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Originally published Saturday, August 23, 2014 at 4:04 PM

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Editorial: Why state schools are failing federal standards

Voters should remember the consequences of lawmakers’ refusal to comply with federal law: School districts have lost control over millions of dollars intended to help struggling students.

Seattle Times Editorial


Intransigence by some state lawmakers earlier this year means families across the state will soon receive letters declaring their schools are failing to meet federal standards.

Collectively, local district leaders lost the ability to invest $40 million in Title I funds as they see fit into programs to help struggling and low-income students.

This was a political statement for many lawmakers with real and disappointing consequences, especially for districts that serve lower-income students.

During the 2014 session, legislators refused to make a simple change in state law to require student test scores to play some role in teacher evaluations — a requirement voiced by U.S. Education Secretary Arne Duncan for the state to continue to receive its waiver from the federal No Child Left Behind law. Exactly how much would have been left up to individual districts to determine.

Opposition from the left and the right sunk the bill and Washington became the first state in the nation to lose the waiver. Conservative lawmakers were opposed because they didn’t want the feds telling the state what to do; more liberal lawmakers defied Gov. Jay Inslee’s request for support and bent to the will of the Washington Education Association, which opposes connections between student performance and teacher evaluations.

Now, some political candidates are recycling the union’s talking points and claiming in Seattle Times endorsement meetings that the money is still there and it's no big deal if administrators lose flexibility in spending.


The inability to direct money where it is most needed affects each district differently, especially those with high numbers of students from low-income families such as the Seattle Public Schools, which receives about $2 million annually.

The district last month asked Secretary Duncan for its own waiver so it can continue to use the funds to help its lowest-performing schools:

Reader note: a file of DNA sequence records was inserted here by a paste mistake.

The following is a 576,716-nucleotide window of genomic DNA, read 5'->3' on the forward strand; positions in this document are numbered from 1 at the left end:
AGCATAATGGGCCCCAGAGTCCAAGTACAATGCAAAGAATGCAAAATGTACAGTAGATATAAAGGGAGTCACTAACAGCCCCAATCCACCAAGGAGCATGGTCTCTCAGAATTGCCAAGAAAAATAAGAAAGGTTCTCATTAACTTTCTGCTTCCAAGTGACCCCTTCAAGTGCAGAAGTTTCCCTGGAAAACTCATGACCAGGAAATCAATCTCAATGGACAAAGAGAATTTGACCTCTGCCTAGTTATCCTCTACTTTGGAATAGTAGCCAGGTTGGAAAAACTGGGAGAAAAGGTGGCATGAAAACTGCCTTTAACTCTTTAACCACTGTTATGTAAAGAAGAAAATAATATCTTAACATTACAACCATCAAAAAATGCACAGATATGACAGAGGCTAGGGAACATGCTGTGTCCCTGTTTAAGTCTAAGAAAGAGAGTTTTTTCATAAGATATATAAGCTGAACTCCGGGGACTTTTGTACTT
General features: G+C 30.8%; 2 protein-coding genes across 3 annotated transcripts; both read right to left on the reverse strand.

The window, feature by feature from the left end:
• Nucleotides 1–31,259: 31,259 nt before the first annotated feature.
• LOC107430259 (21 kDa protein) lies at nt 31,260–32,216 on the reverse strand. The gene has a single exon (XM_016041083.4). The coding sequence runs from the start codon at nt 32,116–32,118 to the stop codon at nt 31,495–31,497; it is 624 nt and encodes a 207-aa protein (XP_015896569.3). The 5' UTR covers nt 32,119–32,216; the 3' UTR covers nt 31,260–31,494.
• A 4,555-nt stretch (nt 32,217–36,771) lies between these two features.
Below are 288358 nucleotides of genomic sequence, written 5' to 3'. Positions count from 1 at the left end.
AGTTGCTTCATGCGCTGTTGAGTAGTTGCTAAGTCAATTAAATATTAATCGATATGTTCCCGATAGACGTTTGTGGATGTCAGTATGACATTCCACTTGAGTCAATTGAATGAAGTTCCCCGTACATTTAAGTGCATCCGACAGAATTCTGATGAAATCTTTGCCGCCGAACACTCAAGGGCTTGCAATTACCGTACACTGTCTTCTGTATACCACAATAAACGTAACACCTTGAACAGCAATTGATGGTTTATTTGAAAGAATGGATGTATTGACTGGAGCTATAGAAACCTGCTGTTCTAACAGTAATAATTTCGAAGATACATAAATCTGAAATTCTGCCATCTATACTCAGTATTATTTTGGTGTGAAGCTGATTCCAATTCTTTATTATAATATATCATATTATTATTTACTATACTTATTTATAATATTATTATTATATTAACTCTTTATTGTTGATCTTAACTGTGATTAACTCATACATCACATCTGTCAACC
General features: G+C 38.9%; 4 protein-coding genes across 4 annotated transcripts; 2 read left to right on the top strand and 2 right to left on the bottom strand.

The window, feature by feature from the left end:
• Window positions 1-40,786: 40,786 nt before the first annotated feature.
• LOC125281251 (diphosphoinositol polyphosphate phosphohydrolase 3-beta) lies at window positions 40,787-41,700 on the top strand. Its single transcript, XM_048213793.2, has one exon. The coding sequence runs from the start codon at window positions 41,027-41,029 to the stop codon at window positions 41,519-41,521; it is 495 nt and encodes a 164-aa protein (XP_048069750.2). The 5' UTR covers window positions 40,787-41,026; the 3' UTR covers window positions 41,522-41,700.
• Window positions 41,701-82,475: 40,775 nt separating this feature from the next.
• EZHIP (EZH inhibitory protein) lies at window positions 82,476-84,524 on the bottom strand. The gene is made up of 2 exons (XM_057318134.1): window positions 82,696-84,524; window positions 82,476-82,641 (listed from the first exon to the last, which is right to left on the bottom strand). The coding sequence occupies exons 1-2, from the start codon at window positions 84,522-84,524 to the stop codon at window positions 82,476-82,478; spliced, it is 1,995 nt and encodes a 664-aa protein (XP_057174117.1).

“A return to the NCLB system of public school choice and supplemental external services would be disruptive to the progress we have made,” the district said in its application, “and the loss of flexibility would introduce uncertainty, place at risk our planned investments for 2014-15, and undermine our strategies for supporting and improving our highest needs schools.”

In previous years, Highline Public Schools Superintendent Susan Enfield said about $1 million in Title I funds helped the district add full-day kindergarten classes. Now, that money must be set aside to transport children to schools of their choice or to pay third-party tutors such as Kumon Learning Centers. The district could apply to be a provider, but there is no certainty. Only if parents don’t seek private tutoring for their children might the district be able to get the money later. Administrators say it’s hard to plan ahead without steady funding.

Other districts report they will have to cut existing programs.

The No Child Left Behind law is unquestionably flawed. But states must work with it until Congress makes changes. Lawmakers should have been able to work out a compromise to retain funding. They failed.

As voters consider their ballots this November, they should elect representatives who will fight for common sense and what’s best for their local district’s students — not buckle under pressure from anti-federal ideologues and a union that remains ideologically opposed to accountability standards.

In this case, pragmatism, not politics, should have ruled the day on behalf of the state’s children most in need of academic help.

Editorial board members are editorial page editor Kate Riley, Frank A. Blethen, Ryan Blethen, Sharon Pian Chan, Jonathan Martin, Erik Smith, Thanh Tan, Robert J. Vickers, William K. Blethen (emeritus) and Robert C. Blethen (emeritus).

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